FIG. 1 shows a first embodiment of a hybrid ablation system with RF ablation and cryogenic cooling modalities.

FIG. 2 shows a cross section of one form of the probe tip.

FIG. 3 is a graph illustrating temperature history with and without the cooling method in the process of radio frequency ablation.

FIG. 4 is a graph illustrating the change of tissue temperature when cooling method is adopted after a certain stage of radio frequency ablation.

FIG. 5 is a graph illustrating temperature distribution associated with the probe in the process of radio frequency ablation.

FIG. 6 is a block diagram illustrating operating methods of the control unit.


FIG. 1 illustrates a hybrid ablation system 100 with RF ablation and Joule-Thomson cooling modalities and the illustrative elements thereof. The whole system 100 is mainly composed of probe 20 and handle 29, an RF generator 62, high pressure gas reservoir 70, combined RF supply cable and high pressure gas supply line 50, and the control unit 60. Handle 29 and the control unit 60 are connected together through combined RF supply cable and high pressure gas supply line 50. The combined RF supply cable and high pressure gas supply line 50 comprises gas inlet tube 51, gas outlet cavity 52, and RF supply cable 26. There is a microprocessor 64 in the control unit 60, which controls electromagnetic control equipment 61, temperature monitoring equipment 63, RF generator 62 and display equipment 67. The gas inlet tube 51 is linked with gas container 70 through electromechanical control valves 61. Thermo-sensor 27 is linked through cable 53 with temperature monitoring equipment 63, wherein RF line 26 is linked with RF generator 62.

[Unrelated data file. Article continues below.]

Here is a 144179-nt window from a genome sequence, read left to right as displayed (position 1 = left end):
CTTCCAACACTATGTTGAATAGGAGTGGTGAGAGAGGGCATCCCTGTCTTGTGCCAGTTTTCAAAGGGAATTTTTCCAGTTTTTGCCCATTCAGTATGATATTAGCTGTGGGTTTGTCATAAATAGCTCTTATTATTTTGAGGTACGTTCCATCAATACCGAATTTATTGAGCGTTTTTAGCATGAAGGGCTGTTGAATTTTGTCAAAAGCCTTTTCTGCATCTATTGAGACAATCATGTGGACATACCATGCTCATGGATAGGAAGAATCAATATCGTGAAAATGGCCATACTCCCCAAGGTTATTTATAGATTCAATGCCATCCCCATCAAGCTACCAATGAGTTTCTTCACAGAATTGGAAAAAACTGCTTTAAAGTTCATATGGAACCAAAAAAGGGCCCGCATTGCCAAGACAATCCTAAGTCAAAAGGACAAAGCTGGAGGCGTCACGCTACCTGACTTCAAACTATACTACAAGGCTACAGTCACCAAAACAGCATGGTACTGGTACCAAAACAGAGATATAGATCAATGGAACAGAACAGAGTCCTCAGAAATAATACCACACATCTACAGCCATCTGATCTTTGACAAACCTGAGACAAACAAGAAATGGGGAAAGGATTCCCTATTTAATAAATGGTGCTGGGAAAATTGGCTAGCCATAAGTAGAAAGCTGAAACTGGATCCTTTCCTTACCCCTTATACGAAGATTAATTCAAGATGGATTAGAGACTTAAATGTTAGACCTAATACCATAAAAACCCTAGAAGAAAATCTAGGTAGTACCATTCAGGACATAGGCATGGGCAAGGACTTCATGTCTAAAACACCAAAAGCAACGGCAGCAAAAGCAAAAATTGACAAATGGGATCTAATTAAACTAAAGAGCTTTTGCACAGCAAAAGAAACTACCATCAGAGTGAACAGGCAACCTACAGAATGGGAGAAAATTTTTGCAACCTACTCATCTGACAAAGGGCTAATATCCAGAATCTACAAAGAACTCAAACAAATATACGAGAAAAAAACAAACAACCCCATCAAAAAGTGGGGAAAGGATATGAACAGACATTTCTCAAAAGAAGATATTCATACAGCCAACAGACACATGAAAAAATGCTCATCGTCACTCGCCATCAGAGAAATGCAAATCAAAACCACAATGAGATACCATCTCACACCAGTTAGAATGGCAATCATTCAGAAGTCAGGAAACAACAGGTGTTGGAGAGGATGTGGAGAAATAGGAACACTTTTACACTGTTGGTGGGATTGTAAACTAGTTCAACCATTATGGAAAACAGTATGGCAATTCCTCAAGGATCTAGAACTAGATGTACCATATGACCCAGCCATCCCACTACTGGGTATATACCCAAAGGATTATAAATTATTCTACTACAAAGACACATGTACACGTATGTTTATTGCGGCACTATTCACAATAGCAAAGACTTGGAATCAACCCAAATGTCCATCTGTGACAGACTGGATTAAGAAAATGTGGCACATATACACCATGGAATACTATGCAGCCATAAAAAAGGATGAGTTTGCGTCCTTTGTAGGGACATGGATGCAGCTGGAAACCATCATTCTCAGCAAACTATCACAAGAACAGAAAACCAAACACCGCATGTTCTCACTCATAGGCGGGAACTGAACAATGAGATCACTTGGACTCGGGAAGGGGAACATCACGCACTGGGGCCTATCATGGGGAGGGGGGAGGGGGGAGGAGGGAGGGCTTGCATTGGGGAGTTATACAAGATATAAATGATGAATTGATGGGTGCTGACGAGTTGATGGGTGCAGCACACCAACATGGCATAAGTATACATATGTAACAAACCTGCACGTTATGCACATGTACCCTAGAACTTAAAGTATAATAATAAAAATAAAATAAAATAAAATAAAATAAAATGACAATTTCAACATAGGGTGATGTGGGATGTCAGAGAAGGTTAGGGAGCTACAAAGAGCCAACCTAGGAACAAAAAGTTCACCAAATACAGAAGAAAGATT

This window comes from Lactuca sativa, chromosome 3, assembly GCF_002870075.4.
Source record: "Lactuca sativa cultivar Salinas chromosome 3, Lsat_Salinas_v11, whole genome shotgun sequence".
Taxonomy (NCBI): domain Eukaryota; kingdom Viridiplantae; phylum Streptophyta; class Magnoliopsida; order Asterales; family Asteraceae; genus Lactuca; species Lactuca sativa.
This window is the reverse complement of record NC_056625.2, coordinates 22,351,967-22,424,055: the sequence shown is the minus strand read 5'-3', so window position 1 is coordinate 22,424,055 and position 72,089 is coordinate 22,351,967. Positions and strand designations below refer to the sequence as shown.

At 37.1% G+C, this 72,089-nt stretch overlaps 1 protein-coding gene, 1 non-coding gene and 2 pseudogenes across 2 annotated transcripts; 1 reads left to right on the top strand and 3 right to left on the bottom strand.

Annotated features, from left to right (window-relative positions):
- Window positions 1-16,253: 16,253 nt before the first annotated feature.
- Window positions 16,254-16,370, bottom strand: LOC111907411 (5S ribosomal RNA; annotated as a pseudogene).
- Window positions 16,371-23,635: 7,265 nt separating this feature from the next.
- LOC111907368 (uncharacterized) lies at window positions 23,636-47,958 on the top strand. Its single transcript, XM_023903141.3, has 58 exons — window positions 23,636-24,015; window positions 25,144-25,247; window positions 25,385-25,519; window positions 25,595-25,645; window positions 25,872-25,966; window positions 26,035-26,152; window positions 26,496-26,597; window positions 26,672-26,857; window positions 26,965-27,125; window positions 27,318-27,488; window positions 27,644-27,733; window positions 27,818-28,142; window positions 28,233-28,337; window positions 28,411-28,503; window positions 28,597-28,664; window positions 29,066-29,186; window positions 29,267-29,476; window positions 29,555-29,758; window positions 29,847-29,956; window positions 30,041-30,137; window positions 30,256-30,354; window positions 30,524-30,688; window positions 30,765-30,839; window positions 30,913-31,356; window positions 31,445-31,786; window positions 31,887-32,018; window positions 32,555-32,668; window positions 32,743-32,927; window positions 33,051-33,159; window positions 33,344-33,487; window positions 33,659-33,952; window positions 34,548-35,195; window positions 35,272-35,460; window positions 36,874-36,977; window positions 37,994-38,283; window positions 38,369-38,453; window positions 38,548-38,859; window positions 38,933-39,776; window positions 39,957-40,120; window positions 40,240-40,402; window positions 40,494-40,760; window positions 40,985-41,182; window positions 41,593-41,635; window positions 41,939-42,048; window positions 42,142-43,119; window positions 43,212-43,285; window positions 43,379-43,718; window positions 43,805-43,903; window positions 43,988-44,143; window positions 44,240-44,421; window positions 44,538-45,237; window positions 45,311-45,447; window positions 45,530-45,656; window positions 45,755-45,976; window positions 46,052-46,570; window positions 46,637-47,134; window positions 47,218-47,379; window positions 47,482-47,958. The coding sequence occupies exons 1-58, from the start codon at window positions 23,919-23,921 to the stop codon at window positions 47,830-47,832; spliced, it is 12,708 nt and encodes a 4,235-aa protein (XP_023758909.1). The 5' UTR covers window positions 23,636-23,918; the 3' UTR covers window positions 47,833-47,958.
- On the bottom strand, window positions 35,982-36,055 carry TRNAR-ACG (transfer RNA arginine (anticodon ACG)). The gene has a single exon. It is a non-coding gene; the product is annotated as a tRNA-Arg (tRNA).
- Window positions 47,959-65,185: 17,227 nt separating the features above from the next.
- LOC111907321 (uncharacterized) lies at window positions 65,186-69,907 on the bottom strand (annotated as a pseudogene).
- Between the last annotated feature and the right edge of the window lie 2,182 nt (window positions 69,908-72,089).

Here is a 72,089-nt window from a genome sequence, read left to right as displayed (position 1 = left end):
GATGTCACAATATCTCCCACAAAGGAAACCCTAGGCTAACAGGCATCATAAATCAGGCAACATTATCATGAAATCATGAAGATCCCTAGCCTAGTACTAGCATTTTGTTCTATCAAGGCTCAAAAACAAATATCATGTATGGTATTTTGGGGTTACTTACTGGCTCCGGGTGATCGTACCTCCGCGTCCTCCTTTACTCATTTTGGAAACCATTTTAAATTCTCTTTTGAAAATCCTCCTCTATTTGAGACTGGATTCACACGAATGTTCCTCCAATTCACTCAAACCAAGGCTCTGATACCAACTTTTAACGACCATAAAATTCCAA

As shown in FIG. 1, in the probe 20, gas flows in high-pressure tube 21 and spiral finned tube 22 to Joule-Thomson nozzle 23. When supplied with high pressure gas, such as Argon, Joule-Thomson effect leads to cooling of the gas upon exit from the nozzle. The lumen on the tip of the probe is filled with the cooling gas, and the gas cools the probe wall, and upon exhaust also cools the spiral finned tube 22 and probe wall, then discharges through the lumen between heat insulation tube 24 and high-pressure tube 21, and vents to atmosphere at the bottom of the control unit 60 through gas supply line 50.

The tip 25 of probe 24 is adapted for easy insertion into pathological tissue. It comprises an outer sheath with a closed distal end. The length and diameter of the sheath is selected depending on the size of pathological tissue to be ablated, and is inserted into the tissue to a depth such that the RF electrode is located within the pathological tissue. The outer sheath may comprise stainless steel, nickel titanium alloy or titanium, etc. As shown in FIG. 2, the inner surface of the tip 25 may be fitted with internal screw fins for a length of about 2 cm to 3 cm. This facilitates heat exchange between the cooling gas and the probe tip and cooling of the external wall of the probe.